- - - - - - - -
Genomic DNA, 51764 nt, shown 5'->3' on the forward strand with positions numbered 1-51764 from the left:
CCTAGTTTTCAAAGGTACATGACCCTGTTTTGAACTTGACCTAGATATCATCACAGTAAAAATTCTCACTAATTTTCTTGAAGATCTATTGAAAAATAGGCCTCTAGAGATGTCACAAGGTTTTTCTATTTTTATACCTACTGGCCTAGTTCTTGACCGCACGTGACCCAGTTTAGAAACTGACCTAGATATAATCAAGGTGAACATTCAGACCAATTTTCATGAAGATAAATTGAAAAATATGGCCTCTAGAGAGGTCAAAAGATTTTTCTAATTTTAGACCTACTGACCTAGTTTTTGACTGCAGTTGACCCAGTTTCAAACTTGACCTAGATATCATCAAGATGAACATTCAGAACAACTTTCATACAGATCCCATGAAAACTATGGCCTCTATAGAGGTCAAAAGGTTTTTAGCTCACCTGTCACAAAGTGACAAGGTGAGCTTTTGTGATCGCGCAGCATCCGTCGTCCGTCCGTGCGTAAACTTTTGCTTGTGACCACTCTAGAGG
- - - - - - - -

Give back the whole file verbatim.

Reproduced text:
Genomic DNA, 51764 nt, shown 5'->3' on the forward strand with positions numbered 1-51764 from the left:
CCTAGTTTTCAAAGGTACATGACCCTGTTTTGAACTTGACCTAGATATCATCACAGTAAAAATTCTCACTAATTTTCTTGAAGATCTATTGAAAAATAGGCCTCTAGAGATGTCACAAGGTTTTTCTATTTTTATACCTACTGGCCTAGTTCTTGACCGCACGTGACCCAGTTTAGAAACTGACCTAGATATAATCAAGGTGAACATTCAGACCAATTTTCATGAAGATAAATTGAAAAATATGGCCTCTAGAGAGGTCAAAAGATTTTTCTAATTTTAGACCTACTGACCTAGTTTTTGACTGCAGTTGACCCAGTTTCAAACTTGACCTAGATATCATCAAGATGAACATTCAGAACAACTTTCATACAGATCCCATGAAAACTATGGCCTCTATAGAGGTCAAAAGGTTTTTAGCTCACCTGTCACAAAGTGACAAGGTGAGCTTTTGTGATCGCGCAGCATCCGTCGTCCGTCCGTGCGTAAACTTTTGCTTGTGACCACTCTAGAGG